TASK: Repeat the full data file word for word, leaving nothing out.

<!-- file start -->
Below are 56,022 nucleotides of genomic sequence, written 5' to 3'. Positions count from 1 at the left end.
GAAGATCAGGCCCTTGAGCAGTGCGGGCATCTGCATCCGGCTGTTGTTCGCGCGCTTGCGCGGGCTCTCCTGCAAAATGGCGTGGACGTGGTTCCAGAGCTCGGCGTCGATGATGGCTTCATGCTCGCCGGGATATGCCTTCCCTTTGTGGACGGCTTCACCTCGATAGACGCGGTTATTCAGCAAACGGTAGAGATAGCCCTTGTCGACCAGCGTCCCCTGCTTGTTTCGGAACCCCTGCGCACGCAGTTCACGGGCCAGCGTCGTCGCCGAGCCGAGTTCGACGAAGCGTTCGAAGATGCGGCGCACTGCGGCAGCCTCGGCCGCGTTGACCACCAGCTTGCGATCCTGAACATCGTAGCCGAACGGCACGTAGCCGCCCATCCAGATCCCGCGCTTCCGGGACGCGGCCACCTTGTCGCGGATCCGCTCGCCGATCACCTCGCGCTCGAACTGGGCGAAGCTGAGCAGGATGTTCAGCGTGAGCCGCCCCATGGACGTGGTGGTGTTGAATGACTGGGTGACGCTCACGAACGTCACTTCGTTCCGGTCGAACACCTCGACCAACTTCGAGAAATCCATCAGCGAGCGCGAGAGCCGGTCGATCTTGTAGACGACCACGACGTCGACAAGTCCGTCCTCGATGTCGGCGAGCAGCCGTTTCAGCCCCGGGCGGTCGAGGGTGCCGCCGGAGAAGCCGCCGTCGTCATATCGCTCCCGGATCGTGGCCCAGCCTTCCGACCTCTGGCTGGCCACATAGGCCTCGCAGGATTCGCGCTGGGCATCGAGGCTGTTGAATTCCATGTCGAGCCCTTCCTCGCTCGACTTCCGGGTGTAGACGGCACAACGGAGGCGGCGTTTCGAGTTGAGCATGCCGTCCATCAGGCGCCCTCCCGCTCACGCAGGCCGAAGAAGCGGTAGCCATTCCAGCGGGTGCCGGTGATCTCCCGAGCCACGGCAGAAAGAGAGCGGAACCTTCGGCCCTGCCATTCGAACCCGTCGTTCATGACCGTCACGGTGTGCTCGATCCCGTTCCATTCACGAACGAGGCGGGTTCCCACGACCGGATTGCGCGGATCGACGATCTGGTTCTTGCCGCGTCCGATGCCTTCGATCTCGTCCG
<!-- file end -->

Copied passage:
Below are 56,022 nucleotides of genomic sequence, written 5' to 3'. Positions count from 1 at the left end.
GAAGATCAGGCCCTTGAGCAGTGCGGGCATCTGCATCCGGCTGTTGTTCGCGCGCTTGCGCGGGCTCTCCTGCAAAATGGCGTGGACGTGGTTCCAGAGCTCGGCGTCGATGATGGCTTCATGCTCGCCGGGATATGCCTTCCCTTTGTGGACGGCTTCACCTCGATAGACGCGGTTATTCAGCAAACGGTAGAGATAGCCCTTGTCGACCAGCGTCCCCTGCTTGTTTCGGAACCCCTGCGCACGCAGTTCACGGGCCAGCGTCGTCGCCGAGCCGAGTTCGACGAAGCGTTCGAAGATGCGGCGCACTGCGGCAGCCTCGGCCGCGTTGACCACCAGCTTGCGATCCTGAACATCGTAGCCGAACGGCACGTAGCCGCCCATCCAGATCCCGCGCTTCCGGGACGCGGCCACCTTGTCGCGGATCCGCTCGCCGATCACCTCGCGCTCGAACTGGGCGAAGCTGAGCAGGATGTTCAGCGTGAGCCGCCCCATGGACGTGGTGGTGTTGAATGACTGGGTGACGCTCACGAACGTCACTTCGTTCCGGTCGAACACCTCGACCAACTTCGAGAAATCCATCAGCGAGCGCGAGAGCCGGTCGATCTTGTAGACGACCACGACGTCGACAAGTCCGTCCTCGATGTCGGCGAGCAGCCGTTTCAGCCCCGGGCGGTCGAGGGTGCCGCCGGAGAAGCCGCCGTCGTCATATCGCTCCCGGATCGTGGCCCAGCCTTCCGACCTCTGGCTGGCCACATAGGCCTCGCAGGATTCGCGCTGGGCATCGAGGCTGTTGAATTCCATGTCGAGCCCTTCCTCGCTCGACTTCCGGGTGTAGACGGCACAACGGAGGCGGCGTTTCGAGTTGAGCATGCCGTCCATCAGGCGCCCTCCCGCTCACGCAGGCCGAAGAAGCGGTAGCCATTCCAGCGGGTGCCGGTGATCTCCCGAGCCACGGCAGAAAGAGAGCGGAACCTTCGGCCCTGCCATTCGAACCCGTCGTTCATGACCGTCACGGTGTGCTCGATCCCGTTCCATTCACGAACGAGGCGGGTTCCCACGACCGGATTGCGCGGATCGACGATCTGGTTCTTGCCGCGTCCGATGCCTTCGATCTCGTCCG